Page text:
There are numerous therapeutic benefits from intravenous nicotinamide adenine dinucleotide (NAD+) therapy for anti-aging. NAD+ has been observed to decline with age and thus hinders the natural repair mechanisms within the cell. One important benefit from replenishing cells with NAD+ is the activation of restorative enzymes involved with regulating that inflammation.

Why Does NAD+ Decline with Age?

Declining NAD+ associated with aging is due to the inability of the cell to recycle NAD+, or to synthesize new NAD+. Enzymes either break down NAD+ into its derivatives or reduce the NAD+ in the form NADH. Two enzymes notorious for the degradation of NAD+ include PARP and CD38.

Massudi, H., Grant, R., Braidy, N., Guest, J., Farnsworth, B., & Guillemin, G. J. (2012). Age-Associated Changes In Oxidative Stress and NAD Metabolism In Human Tissue. PLoS ONE, 7(7). doi:10.1371/journal.pone.0042357


Silent information regulators, also known as sirtuins, require NAD+ in order to be activated. There are seven different sirtuin enzymes that mainly function to turn on or off gene expression. Many of these genes are linked to regulating inflammation, along with enhancing energy metabolism and cell vitality. Sirtuins are known to play a protective role in neurodegeneration, and other inflammatory-related diseases.


There are 17 poly (ADP-ribose) polymerases (PARPs) enzymes that participate in repairing damaged DNA. Most DNA damage occurs from oxidative stress, or inflammation. PARP enzymes bind to the broken DNA strand and acts as a signal to recruit other repair enzymes. In order for PARP enzymes to repair DNA effectively is NAD+ a necessary ingredient.

PARP enzymes are crucial to cellular health, but over expression of excessive DNA damage has its consequences. Available NAD+ is significantly depleted within the cell from excessive PARP expression. Without available NAD+, the macronutrients cannot be converted into cellular energy in the form of adenosine triphosphate (ATP). Studies have shown that depleted NAD+ levels triggers programmed cell death.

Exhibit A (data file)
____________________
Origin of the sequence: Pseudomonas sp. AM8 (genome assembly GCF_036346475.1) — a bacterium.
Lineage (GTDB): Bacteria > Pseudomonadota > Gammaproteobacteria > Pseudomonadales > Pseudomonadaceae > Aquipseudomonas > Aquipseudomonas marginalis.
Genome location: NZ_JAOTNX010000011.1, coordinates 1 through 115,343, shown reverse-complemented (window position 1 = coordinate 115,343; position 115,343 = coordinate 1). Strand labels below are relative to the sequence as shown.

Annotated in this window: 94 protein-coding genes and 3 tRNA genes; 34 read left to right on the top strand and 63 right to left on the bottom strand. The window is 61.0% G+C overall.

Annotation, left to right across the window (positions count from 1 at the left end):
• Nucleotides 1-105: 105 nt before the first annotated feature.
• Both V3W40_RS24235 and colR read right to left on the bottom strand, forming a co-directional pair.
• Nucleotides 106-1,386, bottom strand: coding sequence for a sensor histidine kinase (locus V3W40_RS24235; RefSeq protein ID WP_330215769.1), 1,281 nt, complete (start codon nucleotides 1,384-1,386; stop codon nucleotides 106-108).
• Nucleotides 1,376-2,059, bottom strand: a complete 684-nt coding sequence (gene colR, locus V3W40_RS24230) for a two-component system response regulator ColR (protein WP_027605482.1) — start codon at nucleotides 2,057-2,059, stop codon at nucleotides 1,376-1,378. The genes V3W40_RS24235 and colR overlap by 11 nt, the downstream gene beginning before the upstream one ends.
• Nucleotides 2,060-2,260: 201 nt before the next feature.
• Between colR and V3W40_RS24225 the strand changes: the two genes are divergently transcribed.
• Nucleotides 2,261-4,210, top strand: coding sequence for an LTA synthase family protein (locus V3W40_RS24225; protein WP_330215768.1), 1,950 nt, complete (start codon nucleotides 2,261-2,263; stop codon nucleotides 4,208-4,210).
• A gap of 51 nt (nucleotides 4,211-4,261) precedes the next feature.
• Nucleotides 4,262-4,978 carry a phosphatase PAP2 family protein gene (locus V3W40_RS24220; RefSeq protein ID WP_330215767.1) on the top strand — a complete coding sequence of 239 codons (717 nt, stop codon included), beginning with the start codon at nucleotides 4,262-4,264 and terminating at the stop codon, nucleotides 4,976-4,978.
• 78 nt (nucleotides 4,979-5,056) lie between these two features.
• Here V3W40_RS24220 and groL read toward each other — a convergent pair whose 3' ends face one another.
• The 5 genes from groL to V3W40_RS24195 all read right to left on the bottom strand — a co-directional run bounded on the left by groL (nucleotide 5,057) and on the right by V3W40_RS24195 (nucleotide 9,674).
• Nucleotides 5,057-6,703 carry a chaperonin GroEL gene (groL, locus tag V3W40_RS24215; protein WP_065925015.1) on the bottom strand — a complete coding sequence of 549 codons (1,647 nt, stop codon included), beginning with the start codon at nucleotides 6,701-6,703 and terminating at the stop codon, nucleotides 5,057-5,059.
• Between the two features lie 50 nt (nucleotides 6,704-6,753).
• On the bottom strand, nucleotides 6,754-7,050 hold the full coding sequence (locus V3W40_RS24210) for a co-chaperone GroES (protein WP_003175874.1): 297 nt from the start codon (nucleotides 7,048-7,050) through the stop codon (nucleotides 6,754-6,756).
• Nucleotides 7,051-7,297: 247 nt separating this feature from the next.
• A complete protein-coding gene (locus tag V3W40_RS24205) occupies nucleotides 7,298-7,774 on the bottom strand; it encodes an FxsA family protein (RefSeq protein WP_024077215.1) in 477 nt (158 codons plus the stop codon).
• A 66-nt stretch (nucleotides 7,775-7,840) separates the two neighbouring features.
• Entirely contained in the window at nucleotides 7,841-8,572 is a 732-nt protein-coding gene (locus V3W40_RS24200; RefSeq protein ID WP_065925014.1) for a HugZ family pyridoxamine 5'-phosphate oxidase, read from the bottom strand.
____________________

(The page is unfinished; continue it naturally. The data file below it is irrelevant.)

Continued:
The CD38 enzyme is a major regulator of NAD+, and inflammatory signals increase its production. CD38 is theorized to significantly deplete cellular NAD+ levels due to chronic inflammation during aging.

A study has observed NAD+ levels significantly increase by up 10-20 fold by simply knocking down the CD38 enzyme. One of the functions of CD38 is to produce second messengers, including cADPR, which is known to regulate calcium within the cell. In order to produce one molecule of cADPR, one hundred molecules of NAD+ are consumed  by CD38. Expression of CD38, along with unavailable NAD+, has a domino effect that inhibits sirtuin 1.

Replenishing your cells with NAD+ may help reduce inflammation and provide your body the enzymatic currency it needs.





NAD+ qualifies as a supplement under the Food and Drug Administration guidelines and is not intended to diagnose, treat, cure, or prevent any disease. These statements have not been evaluated by the Food and Drug Administration.